Roundtable: The Music of Dawes (ft. Rob McLaren)

by Nicholas Tristan, Features Editor

To discuss to impact and evolution of the band Dawes, I sat down with talented multi-instrumentalist Rob McLaren. Perhaps best known as the guitarist and fiddler for Union Duke, Rob also plays banjo for Toronto bluegrass band The Barrel Boys. He is currently finishing work on his second solo album. He was also my college roommate, and a close friend to this day.

 

Part One: Intros and Evolution

 

N: Alright! So we’re talking about Dawes.

 

R: Talkin’ ‘bout Dawes!

 

N: So, to start, why don’t you talk a bit about your background with the band? I think we have a pretty similar background.

 

R: I forget how I first heard a song of theirs -- maybe on the radio, or something like that. This would have been like 2012, 2013. I was checking out different music every month, and I heard one of their songs, “If I Wanted Someone”. I then downloaded the whole album (Nothing is Wrong), and listened to it once or twice, and then forgot about it for a while. When I did rediscover it, it hit me at the right time, and I got really into it over the course of one listen. Songs like “A Little Bit of Everything”, I really listened to the lyrics for the first time, and that hooked me. Then you and I were both listening to Nothing is Wrong, and then their new album came out.

 

N: Yeah, that’s about it for me too. When Stories Don’t End, their new album, came out in 2013 I was instantly hooked. I remember you, me, and our friend Dan Rougeau just endlessly listening to it that summer. I had an hour-long commute at the time, going from Etobicoke to downtown Toronto, and I would listen to Stories Don’t End on repeat. And I’ve just been following them ever since!

 

R: Seen them through their trials and tribulations, their ups and downs.

 

N: Mostly just ups.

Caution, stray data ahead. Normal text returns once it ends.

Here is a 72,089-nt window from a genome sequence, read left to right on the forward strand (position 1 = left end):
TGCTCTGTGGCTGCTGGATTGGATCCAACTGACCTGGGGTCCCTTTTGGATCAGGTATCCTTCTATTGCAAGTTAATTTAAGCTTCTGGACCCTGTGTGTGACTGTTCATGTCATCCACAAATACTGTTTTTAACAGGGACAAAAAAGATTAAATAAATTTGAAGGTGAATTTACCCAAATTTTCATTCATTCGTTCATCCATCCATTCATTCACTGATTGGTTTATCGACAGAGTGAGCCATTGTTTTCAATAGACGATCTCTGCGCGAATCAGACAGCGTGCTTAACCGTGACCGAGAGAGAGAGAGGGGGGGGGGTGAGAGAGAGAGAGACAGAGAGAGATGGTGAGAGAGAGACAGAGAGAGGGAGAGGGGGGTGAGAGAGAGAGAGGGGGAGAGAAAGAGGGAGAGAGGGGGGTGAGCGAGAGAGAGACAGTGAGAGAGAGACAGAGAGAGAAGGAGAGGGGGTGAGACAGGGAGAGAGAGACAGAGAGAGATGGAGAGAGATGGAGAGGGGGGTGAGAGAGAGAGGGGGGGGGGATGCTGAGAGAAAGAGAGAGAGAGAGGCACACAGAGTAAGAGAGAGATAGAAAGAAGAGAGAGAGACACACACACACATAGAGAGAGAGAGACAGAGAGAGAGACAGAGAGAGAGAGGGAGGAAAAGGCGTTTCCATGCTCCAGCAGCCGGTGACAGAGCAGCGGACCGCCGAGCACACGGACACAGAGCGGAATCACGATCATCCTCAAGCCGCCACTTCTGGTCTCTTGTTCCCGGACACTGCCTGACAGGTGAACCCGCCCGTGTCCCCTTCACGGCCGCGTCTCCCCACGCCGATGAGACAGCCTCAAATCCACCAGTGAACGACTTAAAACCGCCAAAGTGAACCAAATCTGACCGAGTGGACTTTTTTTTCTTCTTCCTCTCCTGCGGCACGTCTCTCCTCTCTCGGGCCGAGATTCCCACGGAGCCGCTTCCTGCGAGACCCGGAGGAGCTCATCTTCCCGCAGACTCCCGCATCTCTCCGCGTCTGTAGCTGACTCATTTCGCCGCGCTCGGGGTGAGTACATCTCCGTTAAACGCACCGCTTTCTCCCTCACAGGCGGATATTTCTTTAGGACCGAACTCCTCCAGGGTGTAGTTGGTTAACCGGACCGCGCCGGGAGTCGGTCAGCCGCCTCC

R: (laughs) Yeah.

 

N: So, that’s a good segue, what do you think about their general evolution from their first album North Hills to their most recent release We’re All Gonna Die? Because I think there is a definite evolution.

 

R: Oh, for sure. I think after Nothing is Wrong, they started making a concerted effort to make each album a bit of a statement and to choose a direction, especially in their choice of a producer --

 

N: A little more constructed.

 

R: Yeah, yeah. So, Stories Don’t End, when that one came out it seemed like a lot tighter than previous records. And a little less soft-rock/folksy, and they went back into Tin Pan Alley style songwriting: a little jazzier, a little moodier. Which was kinda neat! It was very precisely put together, which is something I like about them. They’re very economical -- every line of music and every line of lyrics had a particular place.

 

N: Totally!

 

R: And then on their next album, All Your Favorite Bands, they did something really different. And this was after they’d done The New Basement Tapes with Marcus Mumford and Elvis Costello.

 

N: Yeah, All Your Favorite Bands, it’s a little...jammier.

 

R: Part of their motivation for that was working on The New Basement Tapes and everything was off the cuff -- “Taylor! Take a solo here!” And he did. And he ended up liking his instrumental solos more than the more constructed guitar lines from earlier. As a guitar player, that was something I’d always felt about his guitar playing; it was very good, but he was thinking about the guitar more from the perspective of a songwriter or a piano player. His guitar lines were very tight and fit the song, but they were more constructed. As a guitar player, I like using the licks you have to build something new.